As will be appreciated by one skilled in the art, the present invention may be embodied as a method, system, or computer program product. Accordingly, the present invention may take the form of an entirely hardware embodiment, an entirely software embodiment (including firmware, resident software, micro-code, etc.) or an embodiment combining software and hardware aspects that may all generally be referred to herein as a “circuit,” “module” or “system.” Furthermore, the present invention may take the form of a computer program product on a computer-usable storage medium having computer-usable program code embodied in the medium. In a preferred embodiment, the invention is implemented at least in part in software, which includes but is not limited to firmware, resident software, microcode, etc.
Furthermore, the invention may be embodied as a computer program product accessible from a computer-usable or computer-readable medium providing program code for use by or in connection with a computer or any instruction execution system. For the purposes of this description, a computer-usable or computer readable medium can be any apparatus that can contain, store, communicate, propagate, or transport the program for use by or in connection with the instruction execution system, apparatus, or device. The computer-usable medium may include a propagated data signal with the computer-usable program code embodied therewith, either in baseband or as part of a carrier wave. The computer usable program code may be transmitted using any appropriate medium, including but not limited to the Internet, wireline, optical fiber cable, RF, etc.
Any suitable computer usable or computer readable medium may be utilized. The computer-usable or computer-readable medium may be, for example but not limited to, an electronic, magnetic, optical, electromagnetic, infrared, or semiconductor system, apparatus, device, or propagation medium. Examples of a computer-readable medium include a semiconductor or solid state memory, magnetic tape, a removable computer diskette, a random access memory (RAM), a read-only memory (ROM), an erasable programmable read-only memory (EPROM or Flash memory, a rigid magnetic disk and an optical disk. Current examples of optical disks include compact disk-read only memory (CD-ROM), compact disk-read/write (CD-R/W) and DVD. Other computer-readable medium can include a transmission media, such as those supporting the Internet, an intranet, a personal area network (PAN), or a magnetic storage device. Transmission media can include an electrical connection having one or more wires, an optical fiber, an optical storage device, and a defined segment of the electromagnet spectrum through which digitally encoded content is wirelessly conveyed using a carrier wave.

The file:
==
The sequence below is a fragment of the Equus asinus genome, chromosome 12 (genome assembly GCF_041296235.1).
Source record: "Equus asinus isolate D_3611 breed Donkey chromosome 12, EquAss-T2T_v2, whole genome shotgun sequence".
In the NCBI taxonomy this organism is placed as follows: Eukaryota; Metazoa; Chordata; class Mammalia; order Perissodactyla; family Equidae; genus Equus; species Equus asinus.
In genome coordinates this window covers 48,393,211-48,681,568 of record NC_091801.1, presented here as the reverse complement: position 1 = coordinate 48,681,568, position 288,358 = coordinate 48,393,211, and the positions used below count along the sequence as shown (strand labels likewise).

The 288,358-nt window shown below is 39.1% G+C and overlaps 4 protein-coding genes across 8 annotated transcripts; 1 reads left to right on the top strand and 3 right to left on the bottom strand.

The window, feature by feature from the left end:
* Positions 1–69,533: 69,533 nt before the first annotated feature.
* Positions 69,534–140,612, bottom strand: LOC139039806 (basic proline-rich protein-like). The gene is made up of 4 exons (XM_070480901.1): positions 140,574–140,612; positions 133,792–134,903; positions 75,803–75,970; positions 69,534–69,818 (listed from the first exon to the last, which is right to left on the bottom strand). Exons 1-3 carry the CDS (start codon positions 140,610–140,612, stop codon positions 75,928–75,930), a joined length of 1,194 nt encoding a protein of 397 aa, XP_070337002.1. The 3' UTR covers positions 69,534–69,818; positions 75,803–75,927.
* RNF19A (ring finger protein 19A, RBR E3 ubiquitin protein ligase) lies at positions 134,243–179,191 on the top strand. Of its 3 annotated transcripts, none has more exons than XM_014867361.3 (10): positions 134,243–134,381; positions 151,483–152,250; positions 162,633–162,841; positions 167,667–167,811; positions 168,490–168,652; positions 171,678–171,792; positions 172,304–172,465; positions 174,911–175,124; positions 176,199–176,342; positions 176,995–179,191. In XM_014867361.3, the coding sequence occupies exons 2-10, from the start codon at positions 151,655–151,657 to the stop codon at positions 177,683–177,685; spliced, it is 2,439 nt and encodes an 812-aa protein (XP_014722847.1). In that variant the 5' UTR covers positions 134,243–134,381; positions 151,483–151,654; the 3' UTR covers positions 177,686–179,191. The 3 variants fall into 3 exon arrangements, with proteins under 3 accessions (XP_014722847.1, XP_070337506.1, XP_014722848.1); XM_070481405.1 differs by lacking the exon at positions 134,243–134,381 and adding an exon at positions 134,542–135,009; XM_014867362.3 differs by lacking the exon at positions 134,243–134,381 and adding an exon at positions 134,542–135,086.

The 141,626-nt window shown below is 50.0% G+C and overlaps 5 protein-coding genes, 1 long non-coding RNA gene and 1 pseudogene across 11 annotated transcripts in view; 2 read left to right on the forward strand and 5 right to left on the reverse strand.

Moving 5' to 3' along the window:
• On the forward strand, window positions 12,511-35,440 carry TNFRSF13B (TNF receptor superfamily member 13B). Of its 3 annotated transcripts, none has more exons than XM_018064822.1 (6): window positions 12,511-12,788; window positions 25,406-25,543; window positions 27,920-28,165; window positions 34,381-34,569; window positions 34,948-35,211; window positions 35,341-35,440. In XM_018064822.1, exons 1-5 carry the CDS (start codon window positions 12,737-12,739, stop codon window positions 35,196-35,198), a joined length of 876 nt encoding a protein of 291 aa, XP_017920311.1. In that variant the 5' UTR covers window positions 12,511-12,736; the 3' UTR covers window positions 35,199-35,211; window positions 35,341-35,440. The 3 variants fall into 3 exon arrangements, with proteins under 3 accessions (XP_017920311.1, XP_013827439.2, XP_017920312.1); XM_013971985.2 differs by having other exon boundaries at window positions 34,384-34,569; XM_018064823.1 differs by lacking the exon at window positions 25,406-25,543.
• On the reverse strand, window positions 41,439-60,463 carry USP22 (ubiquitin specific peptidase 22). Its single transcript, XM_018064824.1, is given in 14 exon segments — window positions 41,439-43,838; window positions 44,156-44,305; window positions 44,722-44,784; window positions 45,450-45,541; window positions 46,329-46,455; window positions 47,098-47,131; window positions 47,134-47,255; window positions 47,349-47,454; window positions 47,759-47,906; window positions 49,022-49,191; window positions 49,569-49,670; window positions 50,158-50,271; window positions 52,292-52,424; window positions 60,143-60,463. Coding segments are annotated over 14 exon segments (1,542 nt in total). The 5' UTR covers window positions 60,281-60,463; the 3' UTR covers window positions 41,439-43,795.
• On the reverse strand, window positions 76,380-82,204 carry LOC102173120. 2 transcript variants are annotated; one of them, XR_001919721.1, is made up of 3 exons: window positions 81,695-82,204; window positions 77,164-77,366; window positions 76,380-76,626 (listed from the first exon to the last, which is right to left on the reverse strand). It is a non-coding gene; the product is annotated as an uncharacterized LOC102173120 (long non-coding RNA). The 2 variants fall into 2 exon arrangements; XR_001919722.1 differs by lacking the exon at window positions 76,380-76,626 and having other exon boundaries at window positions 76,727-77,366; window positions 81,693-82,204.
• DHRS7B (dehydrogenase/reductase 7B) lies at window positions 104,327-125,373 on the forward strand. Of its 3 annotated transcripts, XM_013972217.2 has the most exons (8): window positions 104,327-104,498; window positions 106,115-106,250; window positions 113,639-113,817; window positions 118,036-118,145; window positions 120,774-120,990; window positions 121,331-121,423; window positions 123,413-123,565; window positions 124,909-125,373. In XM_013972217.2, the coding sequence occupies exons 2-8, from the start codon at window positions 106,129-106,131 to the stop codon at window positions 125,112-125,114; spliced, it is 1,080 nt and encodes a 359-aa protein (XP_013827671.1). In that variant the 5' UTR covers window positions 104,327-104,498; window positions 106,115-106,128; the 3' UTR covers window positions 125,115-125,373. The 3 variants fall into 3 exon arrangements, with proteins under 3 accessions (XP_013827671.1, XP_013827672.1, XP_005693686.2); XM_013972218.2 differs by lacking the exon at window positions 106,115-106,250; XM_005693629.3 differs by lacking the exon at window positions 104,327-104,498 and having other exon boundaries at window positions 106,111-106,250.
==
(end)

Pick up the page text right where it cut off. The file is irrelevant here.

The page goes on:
Note that the computer-usable or computer-readable medium can even include paper or another suitable medium upon which the program is printed, as the program can be electronically captured, via, for instance, optical scanning of the paper or other medium, then compiled, interpreted, or otherwise processed in a suitable manner, if necessary, and then stored in a computer memory.
Computer program code for carrying out operations of the present invention may be written in an object oriented programming language such as Java, Smalltalk, C++ or the like. However, the computer program code for carrying out operations of the present invention may also be written in conventional procedural programming languages, such as the “C” programming language or similar programming languages. The program code may execute entirely on the user's computer, partly on the user's computer, as a stand-alone software package, partly on the user's computer and partly on a remote computer or entirely on the remote computer or server. In the latter scenario, the remote computer may be connected to the user's computer through a local area network (LAN) or a wide area network (WAN), or the connection may be made to an external computer (for example, through the Internet using an Internet Service Provider).
A data processing system suitable for storing and/or executing program code will include at least one processor coupled directly or indirectly to memory elements through a system bus. The memory elements can include local memory employed during actual execution of the program code, bulk storage, and cache memories which provide temporary storage of at least some program code in order to reduce the number of times code must be retrieved from bulk storage during execution.
Input/output or I/O devices (including but not limited to keyboards, displays, pointing devices, etc.) can be coupled to the system either directly or through intervening I/O controllers.
Network adapters may also be coupled to the system to enable the data processing system to become coupled to other data processing systems or remote printers or storage devices through intervening private or public networks. Modems, cable modem and Ethernet cards are just a few of the currently available types of network adapters.